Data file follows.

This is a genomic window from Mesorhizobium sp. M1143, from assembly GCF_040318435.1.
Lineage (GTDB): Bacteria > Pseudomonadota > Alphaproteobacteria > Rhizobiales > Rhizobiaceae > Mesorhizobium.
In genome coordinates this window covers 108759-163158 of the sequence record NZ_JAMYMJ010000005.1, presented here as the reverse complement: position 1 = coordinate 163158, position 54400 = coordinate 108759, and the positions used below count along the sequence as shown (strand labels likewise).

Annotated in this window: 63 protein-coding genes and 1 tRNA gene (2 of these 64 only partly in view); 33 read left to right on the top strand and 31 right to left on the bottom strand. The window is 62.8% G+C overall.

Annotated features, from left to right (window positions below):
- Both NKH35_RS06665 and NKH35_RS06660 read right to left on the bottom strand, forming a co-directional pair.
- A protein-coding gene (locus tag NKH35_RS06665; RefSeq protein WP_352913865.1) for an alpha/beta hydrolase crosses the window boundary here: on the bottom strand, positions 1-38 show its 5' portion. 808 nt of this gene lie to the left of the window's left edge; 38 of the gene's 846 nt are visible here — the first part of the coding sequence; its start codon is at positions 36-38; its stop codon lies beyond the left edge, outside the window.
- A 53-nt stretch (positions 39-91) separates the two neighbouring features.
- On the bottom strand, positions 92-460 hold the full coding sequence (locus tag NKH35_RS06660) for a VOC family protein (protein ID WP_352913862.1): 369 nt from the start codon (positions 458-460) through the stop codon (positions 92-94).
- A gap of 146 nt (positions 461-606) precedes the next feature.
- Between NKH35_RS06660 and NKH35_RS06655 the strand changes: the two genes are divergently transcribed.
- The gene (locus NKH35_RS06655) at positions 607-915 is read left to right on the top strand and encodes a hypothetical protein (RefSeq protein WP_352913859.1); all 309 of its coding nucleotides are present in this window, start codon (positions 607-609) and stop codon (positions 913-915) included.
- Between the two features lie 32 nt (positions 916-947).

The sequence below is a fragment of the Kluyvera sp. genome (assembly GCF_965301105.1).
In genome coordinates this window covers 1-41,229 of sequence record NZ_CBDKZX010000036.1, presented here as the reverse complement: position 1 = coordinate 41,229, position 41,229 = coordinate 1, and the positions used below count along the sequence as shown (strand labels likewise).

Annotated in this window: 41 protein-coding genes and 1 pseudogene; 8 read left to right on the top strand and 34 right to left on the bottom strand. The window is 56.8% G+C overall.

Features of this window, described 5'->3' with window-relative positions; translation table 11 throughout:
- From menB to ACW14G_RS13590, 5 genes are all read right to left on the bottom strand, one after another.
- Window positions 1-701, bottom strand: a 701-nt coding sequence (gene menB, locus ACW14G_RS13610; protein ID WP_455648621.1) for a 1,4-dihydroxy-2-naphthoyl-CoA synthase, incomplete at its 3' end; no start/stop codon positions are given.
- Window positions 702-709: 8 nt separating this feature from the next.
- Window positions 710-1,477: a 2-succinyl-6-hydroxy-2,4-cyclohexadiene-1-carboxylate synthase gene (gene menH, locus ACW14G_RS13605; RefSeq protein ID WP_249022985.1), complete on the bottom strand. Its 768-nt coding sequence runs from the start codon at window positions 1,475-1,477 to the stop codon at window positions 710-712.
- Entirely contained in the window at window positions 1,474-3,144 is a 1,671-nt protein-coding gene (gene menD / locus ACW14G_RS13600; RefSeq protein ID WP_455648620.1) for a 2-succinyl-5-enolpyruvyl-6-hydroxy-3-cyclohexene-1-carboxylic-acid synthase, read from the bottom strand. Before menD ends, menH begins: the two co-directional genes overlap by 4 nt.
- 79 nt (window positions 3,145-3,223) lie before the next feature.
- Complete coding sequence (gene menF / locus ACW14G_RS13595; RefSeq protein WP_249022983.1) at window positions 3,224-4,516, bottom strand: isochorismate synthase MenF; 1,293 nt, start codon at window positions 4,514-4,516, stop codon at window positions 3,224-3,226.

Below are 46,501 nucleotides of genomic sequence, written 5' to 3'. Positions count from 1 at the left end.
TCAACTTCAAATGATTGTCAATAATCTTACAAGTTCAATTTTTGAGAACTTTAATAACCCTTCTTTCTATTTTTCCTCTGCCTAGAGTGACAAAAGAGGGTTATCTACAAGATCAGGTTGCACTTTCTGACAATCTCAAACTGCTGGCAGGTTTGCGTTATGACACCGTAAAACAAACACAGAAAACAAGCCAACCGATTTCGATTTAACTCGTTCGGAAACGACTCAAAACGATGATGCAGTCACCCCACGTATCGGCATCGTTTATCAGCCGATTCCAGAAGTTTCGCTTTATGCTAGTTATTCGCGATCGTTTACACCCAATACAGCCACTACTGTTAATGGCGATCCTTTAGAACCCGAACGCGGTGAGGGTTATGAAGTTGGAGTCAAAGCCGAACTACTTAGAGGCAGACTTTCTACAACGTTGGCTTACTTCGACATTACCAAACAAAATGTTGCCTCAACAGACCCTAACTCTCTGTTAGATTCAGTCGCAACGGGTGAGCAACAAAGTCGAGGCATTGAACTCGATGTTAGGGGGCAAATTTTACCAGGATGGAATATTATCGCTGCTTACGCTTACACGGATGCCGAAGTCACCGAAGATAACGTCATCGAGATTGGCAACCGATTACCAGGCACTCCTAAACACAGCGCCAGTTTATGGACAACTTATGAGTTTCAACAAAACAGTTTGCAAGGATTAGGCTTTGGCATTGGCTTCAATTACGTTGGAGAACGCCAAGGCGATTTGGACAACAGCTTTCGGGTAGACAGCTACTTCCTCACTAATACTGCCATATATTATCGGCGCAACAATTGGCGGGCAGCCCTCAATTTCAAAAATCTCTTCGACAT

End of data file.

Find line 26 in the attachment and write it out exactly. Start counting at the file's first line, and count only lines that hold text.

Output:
TCAACTTCAAATGATTGTCAATAATCTTACAAGTTCAATTTTTGAGAACTTTAATAACCCTTCTTTCTATTTTTCCTCTGCCTAGAGTGACAAAAGAGGGTTATCTACAAGATCAGGTTGCACTTTCTGACAATCTCAAACTGCTGGCAGGTTTGCGTTATGACACCGTAAAACAAACACAGAAAACAAGCCAACCGATTTCGATTTAACTCGTTCGGAAACGACTCAAAACGATGATGCAGTCACCCCACGTATCGGCATCGTTTATCAGCCGATTCCAGAAGTTTCGCTTTATGCTAGTTATTCGCGATCGTTTACACCCAATACAGCCACTACTGTTAATGGCGATCCTTTAGAACCCGAACGCGGTGAGGGTTATGAAGTTGGAGTCAAAGCCGAACTACTTAGAGGCAGACTTTCTACAACGTTGGCTTACTTCGACATTACCAAACAAAATGTTGCCTCAACAGACCCTAACTCTCTGTTAGATTCAGTCGCAACGGGTGAGCAACAAAGTCGAGGCATTGAACTCGATGTTAGGGGGCAAATTTTACCAGGATGGAATATTATCGCTGCTTACGCTTACACGGATGCCGAAGTCACCGAAGATAACGTCATCGAGATTGGCAACCGATTACCAGGCACTCCTAAACACAGCGCCAGTTTATGGACAACTTATGAGTTTCAACAAAACAGTTTGCAAGGATTAGGCTTTGGCATTGGCTTCAATTACGTTGGAGAACGCCAAGGCGATTTGGACAACAGCTTTCGGGTAGACAGCTACTTCCTCACTAATACTGCCATATATTATCGGCGCAACAATTGGCGGGCAGCCCTCAATTTCAAAAATCTCTTCGACAT